WellesleyWeston Magazine


Launched in 2005, WellesleyWeston Magazine is a quarterly publication tailored to Wellesley and Weston residents and edited to enrich the experience of living in two of Massachusetts' most desirable communities.

Issue link: https://wellesleywestonmagazine.epubxp.com/i/978308

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Page 125 of 199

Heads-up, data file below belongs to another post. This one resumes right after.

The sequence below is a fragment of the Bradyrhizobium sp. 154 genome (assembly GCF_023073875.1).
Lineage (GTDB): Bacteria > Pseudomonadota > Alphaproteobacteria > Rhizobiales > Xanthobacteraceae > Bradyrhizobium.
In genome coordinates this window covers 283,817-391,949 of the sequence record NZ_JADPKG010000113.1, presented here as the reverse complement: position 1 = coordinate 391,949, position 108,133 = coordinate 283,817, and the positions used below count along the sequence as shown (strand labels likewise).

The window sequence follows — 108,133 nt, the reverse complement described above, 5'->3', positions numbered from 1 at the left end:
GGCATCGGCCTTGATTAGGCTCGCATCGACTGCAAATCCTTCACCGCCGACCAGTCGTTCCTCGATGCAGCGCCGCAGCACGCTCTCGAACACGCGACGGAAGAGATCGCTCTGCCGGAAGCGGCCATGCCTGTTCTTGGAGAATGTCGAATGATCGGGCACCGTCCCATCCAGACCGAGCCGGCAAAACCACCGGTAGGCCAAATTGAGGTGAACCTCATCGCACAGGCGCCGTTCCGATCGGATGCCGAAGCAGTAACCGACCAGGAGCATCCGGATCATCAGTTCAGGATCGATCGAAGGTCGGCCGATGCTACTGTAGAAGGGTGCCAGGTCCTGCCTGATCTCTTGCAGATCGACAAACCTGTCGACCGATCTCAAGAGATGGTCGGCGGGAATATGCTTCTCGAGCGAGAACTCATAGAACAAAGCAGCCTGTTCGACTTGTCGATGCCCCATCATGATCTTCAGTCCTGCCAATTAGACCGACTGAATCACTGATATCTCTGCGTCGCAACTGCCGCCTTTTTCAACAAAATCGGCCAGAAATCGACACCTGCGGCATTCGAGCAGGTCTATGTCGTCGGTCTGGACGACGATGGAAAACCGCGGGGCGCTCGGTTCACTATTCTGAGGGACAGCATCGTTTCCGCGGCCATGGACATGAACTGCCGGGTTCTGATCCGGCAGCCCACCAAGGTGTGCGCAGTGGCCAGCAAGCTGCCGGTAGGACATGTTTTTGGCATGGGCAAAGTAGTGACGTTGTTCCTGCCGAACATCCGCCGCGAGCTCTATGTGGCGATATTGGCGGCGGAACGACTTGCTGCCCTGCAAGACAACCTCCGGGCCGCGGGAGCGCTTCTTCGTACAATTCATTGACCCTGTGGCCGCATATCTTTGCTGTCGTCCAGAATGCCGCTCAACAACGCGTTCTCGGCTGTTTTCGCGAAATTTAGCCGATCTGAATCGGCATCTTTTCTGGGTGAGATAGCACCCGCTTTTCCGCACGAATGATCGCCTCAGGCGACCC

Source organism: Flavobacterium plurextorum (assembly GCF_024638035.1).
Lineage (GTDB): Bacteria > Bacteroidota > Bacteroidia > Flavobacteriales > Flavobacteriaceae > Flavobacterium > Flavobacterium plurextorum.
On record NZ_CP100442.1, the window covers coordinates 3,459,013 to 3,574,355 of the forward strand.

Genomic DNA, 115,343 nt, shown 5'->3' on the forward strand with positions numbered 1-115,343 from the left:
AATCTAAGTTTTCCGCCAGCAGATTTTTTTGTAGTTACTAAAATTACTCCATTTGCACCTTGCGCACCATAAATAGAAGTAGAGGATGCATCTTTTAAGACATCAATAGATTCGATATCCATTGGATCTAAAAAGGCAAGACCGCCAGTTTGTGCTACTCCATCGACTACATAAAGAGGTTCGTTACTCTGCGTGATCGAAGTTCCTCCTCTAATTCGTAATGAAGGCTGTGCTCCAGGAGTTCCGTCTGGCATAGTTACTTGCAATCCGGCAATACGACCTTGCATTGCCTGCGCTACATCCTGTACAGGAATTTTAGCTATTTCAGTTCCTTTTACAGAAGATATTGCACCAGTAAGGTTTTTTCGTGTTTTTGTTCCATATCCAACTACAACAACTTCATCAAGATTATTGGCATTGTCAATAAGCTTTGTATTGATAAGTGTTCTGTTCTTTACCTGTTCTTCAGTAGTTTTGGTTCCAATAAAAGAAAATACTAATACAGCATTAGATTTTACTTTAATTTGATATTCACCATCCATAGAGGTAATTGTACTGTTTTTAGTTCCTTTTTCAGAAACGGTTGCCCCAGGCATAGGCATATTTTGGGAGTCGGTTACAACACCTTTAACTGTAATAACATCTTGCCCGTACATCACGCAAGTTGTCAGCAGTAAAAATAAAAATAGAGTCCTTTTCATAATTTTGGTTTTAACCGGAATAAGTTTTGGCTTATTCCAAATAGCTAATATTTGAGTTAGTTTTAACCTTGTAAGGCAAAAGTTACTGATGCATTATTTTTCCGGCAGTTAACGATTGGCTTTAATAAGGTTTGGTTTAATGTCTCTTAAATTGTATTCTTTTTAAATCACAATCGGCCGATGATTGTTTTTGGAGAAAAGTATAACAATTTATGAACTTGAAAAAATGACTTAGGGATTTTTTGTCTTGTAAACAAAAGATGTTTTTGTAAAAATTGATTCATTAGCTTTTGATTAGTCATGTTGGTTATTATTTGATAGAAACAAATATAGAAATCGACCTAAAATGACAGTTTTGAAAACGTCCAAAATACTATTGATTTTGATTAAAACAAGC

Now it was time to head back east. The next morning, it didn't take us long to pass Reno, Nevada. We then spent about six hours crossing Nevada's desert on I-80, where much of the land is uninhabited, and roadside service is scarce to none, obliging travelers to tread carefully. Once out of the desert, the landscape became completely different all at once as we reached Wendover, a town straddling the Nevada/Utah bor- der. The Bonneville Salt Flats at both sides of I-80 were dazzling to the eyes. Continuing on I-80, we passed the Great Salt Lake and ended the day in Salt Lake City. We spent much of the next day crossing Wyoming, and arrived after dusk in Keystone, South Dakota, at the foot of Mount Rushmore National Memorial where the likenesses of Presidents George Washington, Thomas Jefferson, Abraham Lincoln, and Theodore Roosevelt are carved into the graphite face of the mountain. At the Grand View Terrace, Lakota hoop dancer Jasmine Pickner led a group dance with tourists from all over the world to promote unity and har- mony. Park Ranger Darrell Red Cloud, also a Lakota, accompanied the dance with his drum song. The sight was so moving that I could almost see Lincoln nod approvingly from the face of Mount Rushmore. Before leaving, we went back to Keystone for lunch. Reminiscent of the area's frontier days, the stores along Winter Street feature street-fac- ing balconies on the upper floors, with actors impersonating outlaws swaggering down the street, guns at waist, cracking whips. The scene resembled the television series Deadwood, which depicts the area's law- less past during the gold rush. The actual town of Deadwood is not far from Keystone. We got on I-90 at Rapid City, fast-forwarding through South Dakota where we admired the simple beauty of vast grasslands for hundreds of miles. East of the Missouri River, we started to see more varieties of agriculture, and at dusk, we were welcomed in Welcome, Minnesota. The next day, we crossed the Mississippi River into Wisconsin, passing through the city of Chicago, Indiana, and ending up in Michigan. On July 14, we drove through Cleveland, Ohio, and Erie, Pennsylvania, and by late afternoon, arrived in Niagara Falls, New York. The next morning, we visited Niagara Falls State Park and hiked in Niagara Gorge. Later in the day, we donned rain ponchos and boarded the Maid of the Mist, the boat that cruises the churning waters at the feet of the falls. We were awestruck by the unstoppable force of the waterfalls. It was a fine day, so were able to witness rainbows popping up everywhere. On July 16, we returned to our Wellesley home, stretching our bodies that had been squeezed into an RV for so many days. Our road trip was complete at 7,800 miles. At Moab Valley RV Campground in Utah, I chatted with a camper whose site was next to ours. The retiree from Orange County, California, pointed out, "An RV road trip is perfect for family bonding." I could not agree with him more. The confine of RV is a gentle rope of love that bonds a family together and harmonizes it. For that, I am very thankful, and I'm glad that I fulfilled my promise to William. To my fellow towns- people, I hope you can find the time to take an RV trip too. CanAm Highway, Lusk, WY Niagra Falls, NY July 15 124 W e l l e s l e y W e s t o n M a g a z i n e | s u m m e r 2 0 1 8 From Sea to Shining Sea

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